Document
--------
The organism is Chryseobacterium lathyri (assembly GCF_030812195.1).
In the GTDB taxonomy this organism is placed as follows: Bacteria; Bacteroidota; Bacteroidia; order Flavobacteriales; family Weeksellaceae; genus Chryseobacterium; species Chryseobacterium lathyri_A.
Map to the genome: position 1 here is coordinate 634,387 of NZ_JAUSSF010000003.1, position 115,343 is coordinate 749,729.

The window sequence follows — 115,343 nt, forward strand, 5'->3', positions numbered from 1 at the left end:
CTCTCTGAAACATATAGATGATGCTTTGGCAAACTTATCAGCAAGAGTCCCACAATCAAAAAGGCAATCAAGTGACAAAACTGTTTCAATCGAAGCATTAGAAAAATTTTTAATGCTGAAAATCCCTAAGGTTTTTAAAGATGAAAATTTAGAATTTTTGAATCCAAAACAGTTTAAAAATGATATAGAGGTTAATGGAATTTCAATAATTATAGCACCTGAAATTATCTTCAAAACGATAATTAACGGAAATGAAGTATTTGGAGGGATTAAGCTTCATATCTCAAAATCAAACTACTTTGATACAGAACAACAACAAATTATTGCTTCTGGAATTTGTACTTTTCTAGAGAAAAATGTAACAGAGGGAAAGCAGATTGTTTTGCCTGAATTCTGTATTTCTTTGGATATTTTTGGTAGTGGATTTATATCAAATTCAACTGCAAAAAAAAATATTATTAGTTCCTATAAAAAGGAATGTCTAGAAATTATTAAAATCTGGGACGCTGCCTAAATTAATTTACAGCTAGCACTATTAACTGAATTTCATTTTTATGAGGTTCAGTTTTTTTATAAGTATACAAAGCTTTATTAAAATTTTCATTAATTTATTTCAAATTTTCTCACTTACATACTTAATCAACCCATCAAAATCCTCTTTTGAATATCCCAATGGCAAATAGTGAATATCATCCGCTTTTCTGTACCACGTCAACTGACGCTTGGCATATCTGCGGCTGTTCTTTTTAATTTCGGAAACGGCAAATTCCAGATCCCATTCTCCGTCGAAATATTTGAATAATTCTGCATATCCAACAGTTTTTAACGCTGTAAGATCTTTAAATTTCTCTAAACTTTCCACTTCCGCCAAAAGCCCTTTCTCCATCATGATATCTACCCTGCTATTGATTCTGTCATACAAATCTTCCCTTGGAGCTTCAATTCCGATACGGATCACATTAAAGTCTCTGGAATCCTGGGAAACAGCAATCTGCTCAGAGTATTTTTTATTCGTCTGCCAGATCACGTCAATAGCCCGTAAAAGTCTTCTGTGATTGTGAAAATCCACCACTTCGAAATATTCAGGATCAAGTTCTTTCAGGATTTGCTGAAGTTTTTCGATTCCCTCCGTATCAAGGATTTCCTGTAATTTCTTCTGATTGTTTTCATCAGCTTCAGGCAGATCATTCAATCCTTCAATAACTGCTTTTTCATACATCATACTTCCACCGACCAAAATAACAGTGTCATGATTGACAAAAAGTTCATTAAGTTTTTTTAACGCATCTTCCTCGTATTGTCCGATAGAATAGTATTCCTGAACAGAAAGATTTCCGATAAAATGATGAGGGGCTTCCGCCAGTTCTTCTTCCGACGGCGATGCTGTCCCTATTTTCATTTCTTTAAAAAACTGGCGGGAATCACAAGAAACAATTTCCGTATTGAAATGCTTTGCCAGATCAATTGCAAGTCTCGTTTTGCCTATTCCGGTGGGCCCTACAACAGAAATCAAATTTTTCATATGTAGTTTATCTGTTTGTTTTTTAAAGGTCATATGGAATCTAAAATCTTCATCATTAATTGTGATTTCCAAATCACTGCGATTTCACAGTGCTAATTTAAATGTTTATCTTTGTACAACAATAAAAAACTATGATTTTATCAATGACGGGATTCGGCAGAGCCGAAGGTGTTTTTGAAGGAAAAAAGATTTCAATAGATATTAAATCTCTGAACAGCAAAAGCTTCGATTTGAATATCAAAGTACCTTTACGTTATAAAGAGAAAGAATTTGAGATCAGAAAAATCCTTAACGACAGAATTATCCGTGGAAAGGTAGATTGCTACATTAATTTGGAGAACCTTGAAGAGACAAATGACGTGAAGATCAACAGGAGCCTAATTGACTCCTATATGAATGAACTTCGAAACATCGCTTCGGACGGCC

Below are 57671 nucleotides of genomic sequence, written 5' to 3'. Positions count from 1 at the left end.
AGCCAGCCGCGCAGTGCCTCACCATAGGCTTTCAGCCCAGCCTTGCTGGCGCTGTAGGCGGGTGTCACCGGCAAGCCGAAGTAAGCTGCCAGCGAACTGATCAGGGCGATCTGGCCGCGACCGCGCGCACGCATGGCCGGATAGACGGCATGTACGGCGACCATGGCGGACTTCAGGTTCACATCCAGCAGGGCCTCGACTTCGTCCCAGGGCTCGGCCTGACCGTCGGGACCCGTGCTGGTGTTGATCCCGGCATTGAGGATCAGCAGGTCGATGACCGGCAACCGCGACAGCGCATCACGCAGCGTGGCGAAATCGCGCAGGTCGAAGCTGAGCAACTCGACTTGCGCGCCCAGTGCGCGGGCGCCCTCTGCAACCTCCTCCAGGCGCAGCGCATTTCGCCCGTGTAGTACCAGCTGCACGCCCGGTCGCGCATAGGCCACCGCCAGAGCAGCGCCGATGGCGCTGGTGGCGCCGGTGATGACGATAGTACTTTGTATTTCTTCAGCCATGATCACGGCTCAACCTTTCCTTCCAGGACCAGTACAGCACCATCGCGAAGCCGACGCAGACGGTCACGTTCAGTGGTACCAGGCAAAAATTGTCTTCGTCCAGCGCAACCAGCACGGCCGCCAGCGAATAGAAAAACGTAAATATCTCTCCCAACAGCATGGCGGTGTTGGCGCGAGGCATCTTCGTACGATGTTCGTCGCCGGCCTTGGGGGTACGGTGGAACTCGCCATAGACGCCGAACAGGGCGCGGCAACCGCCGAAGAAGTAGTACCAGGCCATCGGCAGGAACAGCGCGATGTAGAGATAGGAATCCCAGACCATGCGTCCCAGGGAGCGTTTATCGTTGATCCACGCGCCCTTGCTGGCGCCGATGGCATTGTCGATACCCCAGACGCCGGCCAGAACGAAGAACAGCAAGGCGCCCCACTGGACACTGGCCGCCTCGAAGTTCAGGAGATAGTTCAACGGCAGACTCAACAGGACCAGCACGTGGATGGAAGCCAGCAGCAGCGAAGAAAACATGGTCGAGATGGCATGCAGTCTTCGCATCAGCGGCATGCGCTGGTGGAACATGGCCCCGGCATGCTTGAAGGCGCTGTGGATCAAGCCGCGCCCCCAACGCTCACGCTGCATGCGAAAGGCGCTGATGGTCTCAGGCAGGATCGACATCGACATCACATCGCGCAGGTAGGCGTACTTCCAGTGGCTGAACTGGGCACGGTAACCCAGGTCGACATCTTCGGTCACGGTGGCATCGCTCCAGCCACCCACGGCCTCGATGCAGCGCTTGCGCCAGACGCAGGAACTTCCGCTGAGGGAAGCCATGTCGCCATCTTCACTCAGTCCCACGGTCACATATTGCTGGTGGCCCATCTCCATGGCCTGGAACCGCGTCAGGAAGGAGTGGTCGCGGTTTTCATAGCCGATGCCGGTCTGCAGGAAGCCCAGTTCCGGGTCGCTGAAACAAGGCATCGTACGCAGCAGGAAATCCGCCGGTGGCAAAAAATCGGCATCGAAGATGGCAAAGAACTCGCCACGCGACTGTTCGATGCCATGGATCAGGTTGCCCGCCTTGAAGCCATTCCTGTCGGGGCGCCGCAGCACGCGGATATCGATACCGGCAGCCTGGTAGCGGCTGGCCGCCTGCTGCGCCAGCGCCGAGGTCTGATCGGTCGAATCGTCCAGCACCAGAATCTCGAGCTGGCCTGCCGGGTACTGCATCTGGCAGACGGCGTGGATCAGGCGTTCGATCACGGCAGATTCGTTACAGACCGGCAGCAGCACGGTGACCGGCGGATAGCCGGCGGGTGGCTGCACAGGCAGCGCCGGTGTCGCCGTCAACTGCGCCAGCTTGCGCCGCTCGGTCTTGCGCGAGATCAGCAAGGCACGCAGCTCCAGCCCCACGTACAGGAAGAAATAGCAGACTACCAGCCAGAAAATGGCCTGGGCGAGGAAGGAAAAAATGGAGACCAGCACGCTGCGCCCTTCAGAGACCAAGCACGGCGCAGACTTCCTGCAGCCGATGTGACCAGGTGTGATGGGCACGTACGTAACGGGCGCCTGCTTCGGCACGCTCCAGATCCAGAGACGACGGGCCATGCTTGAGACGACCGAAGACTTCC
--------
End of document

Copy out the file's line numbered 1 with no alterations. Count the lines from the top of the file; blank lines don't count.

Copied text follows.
The organism is Chryseobacterium lathyri (assembly GCF_030812195.1).